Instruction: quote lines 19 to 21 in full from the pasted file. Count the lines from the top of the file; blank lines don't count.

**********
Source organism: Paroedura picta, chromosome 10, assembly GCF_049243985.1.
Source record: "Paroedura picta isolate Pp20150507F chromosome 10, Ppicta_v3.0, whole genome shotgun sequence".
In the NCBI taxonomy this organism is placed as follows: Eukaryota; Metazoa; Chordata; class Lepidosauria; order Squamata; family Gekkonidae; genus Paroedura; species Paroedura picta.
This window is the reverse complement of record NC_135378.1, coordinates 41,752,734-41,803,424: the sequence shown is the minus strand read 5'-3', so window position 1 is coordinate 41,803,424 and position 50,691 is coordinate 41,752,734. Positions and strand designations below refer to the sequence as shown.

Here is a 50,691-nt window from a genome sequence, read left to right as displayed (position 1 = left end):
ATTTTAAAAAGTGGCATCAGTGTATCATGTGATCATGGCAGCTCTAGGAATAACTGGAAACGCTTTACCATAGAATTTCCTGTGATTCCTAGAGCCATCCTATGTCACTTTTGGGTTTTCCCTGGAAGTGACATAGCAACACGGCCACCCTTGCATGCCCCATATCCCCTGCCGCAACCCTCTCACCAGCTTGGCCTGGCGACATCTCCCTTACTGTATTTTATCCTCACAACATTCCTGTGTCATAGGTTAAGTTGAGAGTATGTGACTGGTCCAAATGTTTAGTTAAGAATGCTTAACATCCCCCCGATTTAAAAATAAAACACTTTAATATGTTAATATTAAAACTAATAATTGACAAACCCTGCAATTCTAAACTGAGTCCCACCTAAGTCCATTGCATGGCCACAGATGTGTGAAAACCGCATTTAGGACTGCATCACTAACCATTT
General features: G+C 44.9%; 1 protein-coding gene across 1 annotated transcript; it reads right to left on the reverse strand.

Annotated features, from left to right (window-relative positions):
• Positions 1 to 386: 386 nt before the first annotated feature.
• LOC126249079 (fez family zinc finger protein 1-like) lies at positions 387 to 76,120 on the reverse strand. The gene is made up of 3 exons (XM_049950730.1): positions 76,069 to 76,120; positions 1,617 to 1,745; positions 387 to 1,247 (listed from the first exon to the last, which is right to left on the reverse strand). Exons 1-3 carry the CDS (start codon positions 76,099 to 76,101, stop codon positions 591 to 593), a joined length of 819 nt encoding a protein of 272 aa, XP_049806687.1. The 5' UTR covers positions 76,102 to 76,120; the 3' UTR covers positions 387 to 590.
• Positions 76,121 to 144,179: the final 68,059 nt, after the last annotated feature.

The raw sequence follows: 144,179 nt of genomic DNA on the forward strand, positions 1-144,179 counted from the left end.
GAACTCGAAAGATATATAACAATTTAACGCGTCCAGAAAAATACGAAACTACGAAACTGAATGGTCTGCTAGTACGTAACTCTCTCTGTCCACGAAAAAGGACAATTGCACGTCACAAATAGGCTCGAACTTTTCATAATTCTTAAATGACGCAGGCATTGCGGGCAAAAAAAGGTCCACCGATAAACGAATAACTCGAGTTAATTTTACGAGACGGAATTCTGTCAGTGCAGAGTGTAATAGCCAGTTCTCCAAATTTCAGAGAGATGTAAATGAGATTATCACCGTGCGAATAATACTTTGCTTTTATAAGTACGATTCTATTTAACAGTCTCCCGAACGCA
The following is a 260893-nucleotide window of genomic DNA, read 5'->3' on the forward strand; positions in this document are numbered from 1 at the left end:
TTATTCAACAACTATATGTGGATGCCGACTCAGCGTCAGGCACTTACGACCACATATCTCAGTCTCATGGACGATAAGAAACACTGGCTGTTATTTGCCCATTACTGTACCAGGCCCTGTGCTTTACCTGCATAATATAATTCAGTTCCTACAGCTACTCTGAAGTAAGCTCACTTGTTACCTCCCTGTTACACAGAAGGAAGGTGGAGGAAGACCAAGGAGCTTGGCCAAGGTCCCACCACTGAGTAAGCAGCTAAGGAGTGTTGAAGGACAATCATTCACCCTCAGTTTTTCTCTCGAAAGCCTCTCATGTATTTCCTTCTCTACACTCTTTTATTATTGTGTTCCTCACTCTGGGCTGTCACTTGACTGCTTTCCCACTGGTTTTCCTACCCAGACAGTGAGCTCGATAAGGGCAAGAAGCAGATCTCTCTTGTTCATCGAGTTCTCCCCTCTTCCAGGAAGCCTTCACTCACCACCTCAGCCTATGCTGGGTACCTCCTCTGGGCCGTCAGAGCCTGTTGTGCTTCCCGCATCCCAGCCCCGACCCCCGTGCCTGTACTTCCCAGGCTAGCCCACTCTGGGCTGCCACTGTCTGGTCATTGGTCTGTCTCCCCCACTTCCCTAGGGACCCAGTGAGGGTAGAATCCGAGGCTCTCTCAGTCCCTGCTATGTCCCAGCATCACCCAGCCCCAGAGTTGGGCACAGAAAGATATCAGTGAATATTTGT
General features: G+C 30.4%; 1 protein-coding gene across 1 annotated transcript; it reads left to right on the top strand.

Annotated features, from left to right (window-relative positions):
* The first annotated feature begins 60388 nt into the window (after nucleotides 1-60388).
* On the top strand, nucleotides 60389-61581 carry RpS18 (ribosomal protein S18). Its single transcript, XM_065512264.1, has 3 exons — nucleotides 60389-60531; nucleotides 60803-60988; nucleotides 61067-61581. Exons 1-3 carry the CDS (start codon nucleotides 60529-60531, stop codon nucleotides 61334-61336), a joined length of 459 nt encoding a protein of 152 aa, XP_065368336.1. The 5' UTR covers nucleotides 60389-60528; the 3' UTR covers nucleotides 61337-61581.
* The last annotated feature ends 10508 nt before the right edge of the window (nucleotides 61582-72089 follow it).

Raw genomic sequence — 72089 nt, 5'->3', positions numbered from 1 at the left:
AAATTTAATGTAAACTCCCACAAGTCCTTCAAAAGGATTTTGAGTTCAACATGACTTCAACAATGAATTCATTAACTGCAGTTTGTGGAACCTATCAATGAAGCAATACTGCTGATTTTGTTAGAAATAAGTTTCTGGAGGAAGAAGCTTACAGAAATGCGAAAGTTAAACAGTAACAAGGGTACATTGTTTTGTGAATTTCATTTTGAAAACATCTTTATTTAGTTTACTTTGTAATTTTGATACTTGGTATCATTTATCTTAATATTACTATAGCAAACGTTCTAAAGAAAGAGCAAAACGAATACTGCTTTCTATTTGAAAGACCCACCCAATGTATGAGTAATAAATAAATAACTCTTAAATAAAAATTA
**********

* On the top strand, nucleotides 60389-61581 carry RpS18 (ribosomal protein S18). Its single transcript, XM_065512264.1, has 3 exons — nucleotides 60389-60531; nucleotides 60803-60988; nucleotides 61067-61581. Exons 1-3 carry the CDS (start codon nucleotides 60529-60531, stop codon nucleotides 61334-61336), a joined length of 459 nt encoding a protein of 152 aa, XP_065368336.1. The 5' UTR covers nucleotides 60389-60528; the 3' UTR covers nucleotides 61337-61581.
* The last annotated feature ends 10508 nt before the right edge of the window (nucleotides 61582-72089 follow it).

Raw genomic sequence — 72089 nt, 5'->3', positions numbered from 1 at the left: